Why these liars, cheats and fraudsters should be prosecuted for ripping off taxpayers and cheating London’s firefighters


John Shannon , former chief executive of Assetco. now exposed as a liar and fraudster, banned for 16 years from practising as an accountant and ordered to pay £550,00 in fines and costs


This month one of the most devastating reports into a privatisation rip off was published by the Financial Reporting Council, which regulates chartered accountants. It involves a saga much reported on this blog, the failed privatisation of London and Lincoln’s  fire engines, handed over to what are now revealed to be liars and fraudsters who ran Assetco at the time.

The three top directors, chief executive, John Shannon; chief financial officer, Frank Flynn; and group financial controller, Matt Boyle, could not even be bothered to attend a tribunal hearing to defend themselves against 27 allegations of misconduct. Shannon and Boyle are thought to be somewhere in South East Asia Flynn is in Northern Ireland

Between them they lied and hid millions of pounds ripped off from income paid by London fire brigade – the London Fire and Emergency Planning Authority – through a string of Northern Ireland companies and a consultancy to Abu Dhabi and falsified invoices from the London authority to boost the income of Assetco  duping shareholders so  they could live on the hog with large salaries.

The worst culprit was John Shannon  who has been banned as practising as a chartered accountant  for 16 years – a new British record – fined £250,000 and ordered to pay £300,000 in costs. This was the same man who wined and dined the now disgraced former Tory chair of the London fire authority, Brian Coleman, while simultaneously ripping off the authority for personal gain.

His story included in a damning  FRC report  is a trail of dishonesty and improper financial gain for himself and his family, His first act  in 2008 was to take £1.5 million out of Assetco, ostensibly to invest in a Northern Ireland property company, Jaras Property Development. In fact the report found  the money was transferred almost immediately from the company to Mr Shannon’s personal bank account to pay off a loan.

To compound his action when Assetco’s accounts were prepared for 2010 he created a false invoice and lied about the use of the money to fellow directors and the auditors, Grant Thornton.

The second dishonest act involved Assetco’s take over of Graphic, a company that provided lettering for vehicles, in 2010. Mr Shannon claimed he was owed £685,000 by the company. No documentation was ever found to prove the debt but the money taken from Assetco was the exact same money owed by this son, Joel, to clear a debt with another business he was running. The report concludes this was a sham.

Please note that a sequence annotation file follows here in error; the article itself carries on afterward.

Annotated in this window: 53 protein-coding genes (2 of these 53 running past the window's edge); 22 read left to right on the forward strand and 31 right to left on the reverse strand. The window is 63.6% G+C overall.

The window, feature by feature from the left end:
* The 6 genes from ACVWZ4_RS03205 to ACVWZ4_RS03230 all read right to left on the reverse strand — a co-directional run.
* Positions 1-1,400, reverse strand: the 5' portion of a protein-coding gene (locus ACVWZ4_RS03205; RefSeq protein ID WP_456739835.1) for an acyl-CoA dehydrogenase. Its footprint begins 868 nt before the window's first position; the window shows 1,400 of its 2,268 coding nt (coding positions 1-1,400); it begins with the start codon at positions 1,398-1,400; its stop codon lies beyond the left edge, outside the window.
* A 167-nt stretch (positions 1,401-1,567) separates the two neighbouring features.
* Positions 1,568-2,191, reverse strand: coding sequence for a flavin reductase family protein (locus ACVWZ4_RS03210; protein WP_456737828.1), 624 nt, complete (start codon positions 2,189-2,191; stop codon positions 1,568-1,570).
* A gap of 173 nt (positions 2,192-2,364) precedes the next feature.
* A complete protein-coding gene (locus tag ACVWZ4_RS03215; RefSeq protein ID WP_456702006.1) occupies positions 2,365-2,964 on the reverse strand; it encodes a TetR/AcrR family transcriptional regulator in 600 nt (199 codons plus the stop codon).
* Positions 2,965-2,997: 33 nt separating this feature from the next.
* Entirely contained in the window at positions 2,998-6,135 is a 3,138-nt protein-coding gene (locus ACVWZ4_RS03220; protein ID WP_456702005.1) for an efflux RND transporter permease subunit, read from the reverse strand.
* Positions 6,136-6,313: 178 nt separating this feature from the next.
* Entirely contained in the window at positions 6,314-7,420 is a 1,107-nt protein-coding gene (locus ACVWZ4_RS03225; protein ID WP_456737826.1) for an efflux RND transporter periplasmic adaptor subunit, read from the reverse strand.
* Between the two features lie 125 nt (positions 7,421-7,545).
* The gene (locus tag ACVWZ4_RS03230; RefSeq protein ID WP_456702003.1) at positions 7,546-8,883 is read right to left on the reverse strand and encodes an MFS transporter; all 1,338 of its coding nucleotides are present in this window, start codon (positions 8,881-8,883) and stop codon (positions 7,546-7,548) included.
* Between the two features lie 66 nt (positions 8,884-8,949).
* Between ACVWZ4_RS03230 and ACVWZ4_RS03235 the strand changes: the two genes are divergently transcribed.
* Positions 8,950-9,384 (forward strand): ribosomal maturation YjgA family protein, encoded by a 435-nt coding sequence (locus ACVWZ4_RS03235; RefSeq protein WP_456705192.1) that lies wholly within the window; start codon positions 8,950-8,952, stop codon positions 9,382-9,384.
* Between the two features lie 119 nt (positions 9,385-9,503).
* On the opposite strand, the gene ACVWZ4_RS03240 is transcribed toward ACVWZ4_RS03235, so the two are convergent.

He then moved to fiddle the accounts of another Assetco business, Assetco Abu Dhabi, which was launched with a  £15m share issue. Included in the costs was a management fee to a firm called XYZ2 for £900,000. In fact there were no management services provided by this company, instead the money was used to pay off  interest owed.

Earlier Mr Shannon and his fellow directors Frank Flynn and Matt Boyle inflated the goodwill value of three other companies,UV Modular Limited (“UVM”), The Vehicle Application Centre Limited (“TVAC”) and Simentra Limited (“Simentra”). All three had been bought by Assetco and had huge operating losses, all became insolvent, yet between them they were valued at over £15m.

UVM which built ambulances and mobility vehicles for the NHS was ” in a parlous financial condition ” and collapsed. It got contracts from the NHS by offering cheap deals which meant it lost money.

TVAC built chassis and fire appliances was acquired in 2007 and went bust in 2008 and was an operational disaster. But it was obviously intended to service fire engines for London.

Simentra had just three staff and was supposed to provide management advice for emergency services.

The report found Mr Shannon was well aware of this yet  allowed the £15m for goodwill to be included as an asset in the company’s accounts.

Mr Shannon, Mr Flynn and Mr Boyle also inflated income from the London fire authority on purchasing equipment and  providing emergency crew training. All this led to inflated accounts which Mr Shannon claimed he had not seen but the report found that he had lied to them about his knowledge of what was agreed to be published in the accounts. There is an earlier report on my blog here.

The conclusions against Mr Shannon are stark :” While there have been no actual convictions, certain of the activities contained within the allegations could be characterised as causing or facilitating fraud. The Jaras and Graphic Allegations amount to fraud on AssetCo by Mr Shannon. The XYZ Investment was also a fraud.”

The report also says the level of dishonesty even put the fire fighters  work at risk. It is as well that Assetco  operations in London and Lincolnshre went bust before the tragic Grenfell fire or their services would have only compounded the problems.

Most of the misconduct by Flynn and Boyle was to assist in covering up rather than exposing the dishonesty of Shannon.

Raymond “Frank” Flynn (former Chief Financial Officer) for  banned from practising for 14 years and Matthew Boyle (former Financial Controller) for 12 years. Additionally, £150,000 and £100,000 respectively have been imposed and they share paying  part of the £400,000 costs bill.

The Financial Reporting Council has a memorandum of understanding with the Serious Fraud Office which could launch a criminal investigation.

The SFO told me that they were aware of the case but could neither confirm nor deny whether they would take action. In my view they should pursue these people – even if they have left the country- with the aim of securing convictions so they can spend some time in British jails.